We continue. Sacrifice is the surrender of something precious to me. What may be precious to me may be indifferent to somebody else. Something that I treasure, something that I naturally want to hold on to, and I repeat, the emotions, the feelings, the natural urges may all be there. But I surrender something that unless I’m willing to make the sacrifice I won’t let go. And the word sacrifice is surrendering what I personally value. And the more I value that which I surrender, oh how pleasing to God is my sacrifice. That which is precious, which is precious may be something outside of me, like money or property, or a person I like, or land, or rights of ownership, or it may be that that which I surrender is deep within me, like my personal preferences, my personal likes or my way of thinking, or write or speak, my free will. I don’t lose my free will but I can sacrifice or surrender the use, that’s a crucial distinction, the use of my free will. Provided, always that which I surrender is pleasing to God. To conclude sacrifice is at root, a surrender made to God for His honor and glory.

Now something about Jewish sacrifices. There’s more than passing value in seeing something in the nature of the Old Testament sacrifices of the Jewish people. These sacrifices began with Abraham. In fact, that is the way Abraham became Abraham.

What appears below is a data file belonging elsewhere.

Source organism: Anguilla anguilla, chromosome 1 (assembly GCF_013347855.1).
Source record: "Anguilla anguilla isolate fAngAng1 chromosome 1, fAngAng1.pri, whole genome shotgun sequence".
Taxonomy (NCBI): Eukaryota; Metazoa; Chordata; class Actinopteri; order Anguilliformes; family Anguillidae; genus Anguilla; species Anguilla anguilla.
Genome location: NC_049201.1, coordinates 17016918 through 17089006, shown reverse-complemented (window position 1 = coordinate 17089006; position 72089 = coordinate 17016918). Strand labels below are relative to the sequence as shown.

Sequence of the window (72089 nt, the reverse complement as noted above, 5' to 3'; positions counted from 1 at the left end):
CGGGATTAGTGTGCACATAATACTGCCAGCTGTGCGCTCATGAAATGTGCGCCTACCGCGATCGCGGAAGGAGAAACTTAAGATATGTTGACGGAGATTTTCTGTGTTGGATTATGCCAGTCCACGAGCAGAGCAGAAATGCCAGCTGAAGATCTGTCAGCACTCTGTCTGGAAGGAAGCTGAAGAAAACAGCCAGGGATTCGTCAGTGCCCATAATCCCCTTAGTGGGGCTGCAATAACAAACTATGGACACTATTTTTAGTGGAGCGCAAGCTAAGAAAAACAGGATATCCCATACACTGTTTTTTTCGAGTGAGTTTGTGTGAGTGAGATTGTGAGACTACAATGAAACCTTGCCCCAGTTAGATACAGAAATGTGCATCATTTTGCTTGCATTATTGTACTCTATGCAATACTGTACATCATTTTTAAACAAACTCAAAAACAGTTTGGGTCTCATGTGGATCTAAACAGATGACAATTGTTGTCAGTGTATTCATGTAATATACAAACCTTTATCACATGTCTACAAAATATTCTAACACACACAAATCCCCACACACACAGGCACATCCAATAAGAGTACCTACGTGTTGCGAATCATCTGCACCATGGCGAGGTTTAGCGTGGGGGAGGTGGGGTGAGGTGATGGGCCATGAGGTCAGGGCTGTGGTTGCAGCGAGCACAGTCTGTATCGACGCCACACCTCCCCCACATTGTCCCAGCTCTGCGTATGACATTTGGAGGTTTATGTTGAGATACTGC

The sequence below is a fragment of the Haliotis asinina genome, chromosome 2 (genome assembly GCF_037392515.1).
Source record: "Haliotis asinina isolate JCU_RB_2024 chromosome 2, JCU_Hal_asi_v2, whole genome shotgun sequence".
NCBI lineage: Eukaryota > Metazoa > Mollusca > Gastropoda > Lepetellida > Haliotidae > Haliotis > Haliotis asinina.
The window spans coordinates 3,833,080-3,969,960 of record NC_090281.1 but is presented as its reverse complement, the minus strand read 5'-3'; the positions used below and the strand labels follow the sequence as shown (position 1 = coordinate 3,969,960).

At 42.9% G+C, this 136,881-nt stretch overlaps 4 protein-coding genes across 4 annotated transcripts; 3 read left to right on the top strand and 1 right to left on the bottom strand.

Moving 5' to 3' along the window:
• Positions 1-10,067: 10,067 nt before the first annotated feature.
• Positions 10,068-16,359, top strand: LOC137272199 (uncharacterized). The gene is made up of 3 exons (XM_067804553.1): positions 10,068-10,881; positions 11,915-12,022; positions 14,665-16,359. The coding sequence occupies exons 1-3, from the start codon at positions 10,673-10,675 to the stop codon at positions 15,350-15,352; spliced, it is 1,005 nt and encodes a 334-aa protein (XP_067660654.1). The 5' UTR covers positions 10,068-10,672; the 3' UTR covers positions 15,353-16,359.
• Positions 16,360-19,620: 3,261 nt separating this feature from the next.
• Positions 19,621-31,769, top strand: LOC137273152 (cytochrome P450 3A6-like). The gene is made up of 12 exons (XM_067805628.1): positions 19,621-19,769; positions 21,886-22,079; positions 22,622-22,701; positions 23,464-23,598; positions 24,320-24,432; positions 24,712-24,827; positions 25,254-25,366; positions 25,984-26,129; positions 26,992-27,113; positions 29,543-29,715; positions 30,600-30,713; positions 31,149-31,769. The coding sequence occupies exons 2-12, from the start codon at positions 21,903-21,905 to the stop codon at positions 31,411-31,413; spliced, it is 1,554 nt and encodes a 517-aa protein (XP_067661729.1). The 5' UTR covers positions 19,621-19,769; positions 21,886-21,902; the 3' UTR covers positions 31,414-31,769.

Unlike his pagan contemporaries Abram sacrificed to the one true God. That’s why he became the father of all believers. But get it, believers in the one true God whose belief is manifest by sacrifice to that one true God.

Everybody, every sane person makes sacrifices. The only question is to whom, for whom are those sacrifices made? If I care for someone, if I love someone, I will give up, as married people find out in the first three days after their wedding. Abraham became the father of all believers because he believed with the mind in the one true God and sacrificed to that one true God, unlike the idolaters all around him.

This then, the sacrifice of the Jews begun by Abraham was radically different from the pagan sacrifices. The Jews offered sacrifice to Yahweh, the one true God and not as the pagans to a bevy of deities, the sun, moon and stars, animals, the trees, the rivers and seas, and remember and this is Abraham way back at the beginning, God asked him to make the sacrifice of the most precious possession he had, of his own son, and he was willing, get the word, willing, willing, that’s sacrifice. He was willing to make the surrender. Another scriptures tell us he already had whatever sharp instrument in his hand ready, ready, to sacrifice his son. Remember the son’s question of Abraham, father we have everything ready for the sacrifice but where’s the sacrifice? And Abraham’s answer has changed the history of the world. My son, God will provide. In anticipation of God providing His only divine Son become man.